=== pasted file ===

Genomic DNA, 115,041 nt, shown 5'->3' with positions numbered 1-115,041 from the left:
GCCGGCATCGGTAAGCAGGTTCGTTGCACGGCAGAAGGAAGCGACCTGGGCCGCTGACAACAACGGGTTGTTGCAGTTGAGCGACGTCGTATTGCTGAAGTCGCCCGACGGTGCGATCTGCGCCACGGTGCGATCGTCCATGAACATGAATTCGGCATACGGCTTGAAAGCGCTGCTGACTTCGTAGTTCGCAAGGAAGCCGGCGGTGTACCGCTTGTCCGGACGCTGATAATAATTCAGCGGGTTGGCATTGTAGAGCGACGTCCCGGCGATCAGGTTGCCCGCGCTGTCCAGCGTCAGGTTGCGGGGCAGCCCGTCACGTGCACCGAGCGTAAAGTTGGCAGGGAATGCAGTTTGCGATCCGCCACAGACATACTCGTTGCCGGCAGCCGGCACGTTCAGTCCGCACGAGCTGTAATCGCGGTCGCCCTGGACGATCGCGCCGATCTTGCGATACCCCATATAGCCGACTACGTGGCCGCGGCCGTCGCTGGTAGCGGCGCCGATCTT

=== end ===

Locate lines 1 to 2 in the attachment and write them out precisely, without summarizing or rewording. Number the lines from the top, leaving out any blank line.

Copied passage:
Genomic DNA, 115,041 nt, shown 5'->3' with positions numbered 1-115,041 from the left:
GCCGGCATCGGTAAGCAGGTTCGTTGCACGGCAGAAGGAAGCGACCTGGGCCGCTGACAACAACGGGTTGTTGCAGTTGAGCGACGTCGTATTGCTGAAGTCGCCCGACGGTGCGATCTGCGCCACGGTGCGATCGTCCATGAACATGAATTCGGCATACGGCTTGAAAGCGCTGCTGACTTCGTAGTTCGCAAGGAAGCCGGCGGTGTACCGCTTGTCCGGACGCTGATAATAATTCAGCGGGTTGGCATTGTAGAGCGACGTCCCGGCGATCAGGTTGCCCGCGCTGTCCAGCGTCAGGTTGCGGGGCAGCCCGTCACGTGCACCGAGCGTAAAGTTGGCAGGGAATGCAGTTTGCGATCCGCCACAGACATACTCGTTGCCGGCAGCCGGCACGTTCAGTCCGCACGAGCTGTAATCGCGGTCGCCCTGGACGATCGCGCCGATCTTGCGATACCCCATATAGCCGACTACGTGGCCGCGGCCGTCGCTGGTAGCGGCGCCGATCTT